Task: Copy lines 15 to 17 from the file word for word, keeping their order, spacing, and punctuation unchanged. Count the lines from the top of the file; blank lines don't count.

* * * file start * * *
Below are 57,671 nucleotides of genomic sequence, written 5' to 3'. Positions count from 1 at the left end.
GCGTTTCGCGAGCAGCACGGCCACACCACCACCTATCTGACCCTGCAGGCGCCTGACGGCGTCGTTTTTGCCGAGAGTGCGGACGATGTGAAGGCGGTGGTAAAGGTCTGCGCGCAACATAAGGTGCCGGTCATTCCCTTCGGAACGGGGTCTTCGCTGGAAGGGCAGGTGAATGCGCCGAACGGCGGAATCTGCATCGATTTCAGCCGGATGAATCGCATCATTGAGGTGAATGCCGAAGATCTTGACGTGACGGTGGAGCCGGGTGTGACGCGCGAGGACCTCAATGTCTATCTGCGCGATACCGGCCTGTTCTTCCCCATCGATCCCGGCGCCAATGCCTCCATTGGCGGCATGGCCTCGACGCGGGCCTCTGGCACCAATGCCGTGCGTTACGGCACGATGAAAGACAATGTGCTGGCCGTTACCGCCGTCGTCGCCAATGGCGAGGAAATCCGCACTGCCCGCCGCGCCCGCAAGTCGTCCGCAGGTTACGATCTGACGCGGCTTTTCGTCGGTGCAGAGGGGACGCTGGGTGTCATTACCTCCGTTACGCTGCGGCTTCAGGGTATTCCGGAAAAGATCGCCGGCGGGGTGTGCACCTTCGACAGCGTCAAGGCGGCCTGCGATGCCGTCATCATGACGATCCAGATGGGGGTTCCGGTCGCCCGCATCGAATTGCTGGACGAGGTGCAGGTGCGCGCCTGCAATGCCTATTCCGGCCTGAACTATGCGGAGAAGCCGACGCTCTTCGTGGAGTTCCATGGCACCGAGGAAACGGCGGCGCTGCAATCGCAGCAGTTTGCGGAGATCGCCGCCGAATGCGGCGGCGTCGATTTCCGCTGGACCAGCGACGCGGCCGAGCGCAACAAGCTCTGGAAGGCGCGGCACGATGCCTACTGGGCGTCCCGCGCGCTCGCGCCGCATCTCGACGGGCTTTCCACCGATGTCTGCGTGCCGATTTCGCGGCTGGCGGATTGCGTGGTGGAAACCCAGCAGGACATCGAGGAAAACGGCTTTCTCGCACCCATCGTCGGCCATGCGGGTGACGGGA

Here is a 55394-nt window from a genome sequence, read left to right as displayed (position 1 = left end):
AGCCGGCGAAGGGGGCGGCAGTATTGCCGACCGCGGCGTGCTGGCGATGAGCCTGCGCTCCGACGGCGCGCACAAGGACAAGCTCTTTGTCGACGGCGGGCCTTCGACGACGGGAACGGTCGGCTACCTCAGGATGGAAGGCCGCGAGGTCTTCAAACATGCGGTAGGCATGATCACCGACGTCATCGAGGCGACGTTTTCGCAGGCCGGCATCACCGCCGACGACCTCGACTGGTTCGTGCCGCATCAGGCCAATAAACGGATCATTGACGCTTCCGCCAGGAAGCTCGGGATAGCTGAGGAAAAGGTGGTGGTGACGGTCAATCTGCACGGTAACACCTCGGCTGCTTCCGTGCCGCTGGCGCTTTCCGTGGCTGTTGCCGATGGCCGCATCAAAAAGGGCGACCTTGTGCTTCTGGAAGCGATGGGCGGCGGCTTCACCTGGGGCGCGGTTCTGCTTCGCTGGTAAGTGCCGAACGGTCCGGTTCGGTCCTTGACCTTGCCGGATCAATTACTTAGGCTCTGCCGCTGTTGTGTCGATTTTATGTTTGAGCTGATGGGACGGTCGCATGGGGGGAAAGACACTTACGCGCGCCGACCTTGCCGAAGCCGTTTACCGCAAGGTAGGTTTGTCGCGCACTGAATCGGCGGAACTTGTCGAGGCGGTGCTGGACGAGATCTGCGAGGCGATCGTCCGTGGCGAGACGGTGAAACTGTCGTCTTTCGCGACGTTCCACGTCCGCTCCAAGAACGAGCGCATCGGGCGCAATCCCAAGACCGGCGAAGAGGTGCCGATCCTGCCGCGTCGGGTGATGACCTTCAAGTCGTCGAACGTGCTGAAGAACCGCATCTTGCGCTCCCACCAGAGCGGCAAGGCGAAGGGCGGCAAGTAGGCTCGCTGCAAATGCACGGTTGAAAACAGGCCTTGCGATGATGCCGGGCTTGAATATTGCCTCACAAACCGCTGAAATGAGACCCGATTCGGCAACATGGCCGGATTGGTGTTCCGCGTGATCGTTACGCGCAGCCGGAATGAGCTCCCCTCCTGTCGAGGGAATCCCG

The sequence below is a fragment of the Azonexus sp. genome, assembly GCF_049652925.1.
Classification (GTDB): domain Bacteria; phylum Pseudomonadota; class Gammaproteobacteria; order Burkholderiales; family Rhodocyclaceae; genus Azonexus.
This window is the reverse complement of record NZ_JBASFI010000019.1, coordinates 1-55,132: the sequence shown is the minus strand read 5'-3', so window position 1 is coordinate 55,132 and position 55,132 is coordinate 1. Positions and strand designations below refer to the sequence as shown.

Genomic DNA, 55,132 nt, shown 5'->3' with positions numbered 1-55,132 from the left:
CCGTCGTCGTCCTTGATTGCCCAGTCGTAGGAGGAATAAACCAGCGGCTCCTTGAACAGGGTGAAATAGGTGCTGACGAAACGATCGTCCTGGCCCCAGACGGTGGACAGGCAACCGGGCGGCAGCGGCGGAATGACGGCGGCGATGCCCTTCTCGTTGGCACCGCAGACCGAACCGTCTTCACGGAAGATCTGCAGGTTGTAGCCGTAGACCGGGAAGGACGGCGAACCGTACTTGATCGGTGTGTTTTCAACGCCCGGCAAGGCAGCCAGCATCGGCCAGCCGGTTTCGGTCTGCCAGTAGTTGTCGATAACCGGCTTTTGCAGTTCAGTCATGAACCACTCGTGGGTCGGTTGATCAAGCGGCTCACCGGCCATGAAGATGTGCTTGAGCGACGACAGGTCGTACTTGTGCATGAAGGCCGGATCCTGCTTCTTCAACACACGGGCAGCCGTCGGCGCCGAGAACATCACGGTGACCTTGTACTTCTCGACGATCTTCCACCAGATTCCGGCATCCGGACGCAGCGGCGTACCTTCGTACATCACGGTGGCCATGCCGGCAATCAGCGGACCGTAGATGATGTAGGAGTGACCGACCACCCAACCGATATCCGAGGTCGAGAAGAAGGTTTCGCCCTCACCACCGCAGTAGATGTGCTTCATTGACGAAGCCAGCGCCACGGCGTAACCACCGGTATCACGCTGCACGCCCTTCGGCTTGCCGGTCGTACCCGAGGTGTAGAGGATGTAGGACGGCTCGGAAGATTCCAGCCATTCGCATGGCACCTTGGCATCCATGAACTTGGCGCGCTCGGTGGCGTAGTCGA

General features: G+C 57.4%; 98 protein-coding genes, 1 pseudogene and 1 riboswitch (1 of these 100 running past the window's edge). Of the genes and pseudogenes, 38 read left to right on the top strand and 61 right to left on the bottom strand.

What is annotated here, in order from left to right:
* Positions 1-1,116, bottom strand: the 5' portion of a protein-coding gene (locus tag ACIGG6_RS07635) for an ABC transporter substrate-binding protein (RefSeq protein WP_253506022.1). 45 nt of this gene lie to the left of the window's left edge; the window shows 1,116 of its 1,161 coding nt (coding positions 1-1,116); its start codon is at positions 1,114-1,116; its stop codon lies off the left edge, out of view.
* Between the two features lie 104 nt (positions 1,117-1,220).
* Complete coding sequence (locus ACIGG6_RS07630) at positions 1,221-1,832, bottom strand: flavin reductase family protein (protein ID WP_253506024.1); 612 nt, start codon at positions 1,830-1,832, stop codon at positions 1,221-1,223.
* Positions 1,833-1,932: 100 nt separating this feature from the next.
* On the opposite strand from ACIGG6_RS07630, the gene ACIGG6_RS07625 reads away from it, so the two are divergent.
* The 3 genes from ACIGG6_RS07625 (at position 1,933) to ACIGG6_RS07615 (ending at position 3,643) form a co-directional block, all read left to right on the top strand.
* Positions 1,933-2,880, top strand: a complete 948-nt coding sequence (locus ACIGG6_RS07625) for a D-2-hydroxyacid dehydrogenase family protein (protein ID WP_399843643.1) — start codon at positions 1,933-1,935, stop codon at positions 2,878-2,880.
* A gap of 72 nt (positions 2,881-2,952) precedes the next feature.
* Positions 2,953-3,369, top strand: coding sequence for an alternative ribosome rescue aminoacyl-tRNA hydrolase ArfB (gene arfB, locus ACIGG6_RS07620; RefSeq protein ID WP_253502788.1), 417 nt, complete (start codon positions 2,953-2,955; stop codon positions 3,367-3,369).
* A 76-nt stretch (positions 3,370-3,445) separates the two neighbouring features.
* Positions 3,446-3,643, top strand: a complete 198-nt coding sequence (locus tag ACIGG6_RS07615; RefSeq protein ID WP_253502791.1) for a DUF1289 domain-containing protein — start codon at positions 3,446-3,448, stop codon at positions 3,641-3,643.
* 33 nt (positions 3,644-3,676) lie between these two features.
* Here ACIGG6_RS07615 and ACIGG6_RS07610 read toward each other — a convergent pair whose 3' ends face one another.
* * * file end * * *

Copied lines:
* Positions 1,833-1,932: 100 nt separating this feature from the next.
* On the opposite strand from ACIGG6_RS07630, the gene ACIGG6_RS07625 reads away from it, so the two are divergent.
* The 3 genes from ACIGG6_RS07625 (at position 1,933) to ACIGG6_RS07615 (ending at position 3,643) form a co-directional block, all read left to right on the top strand.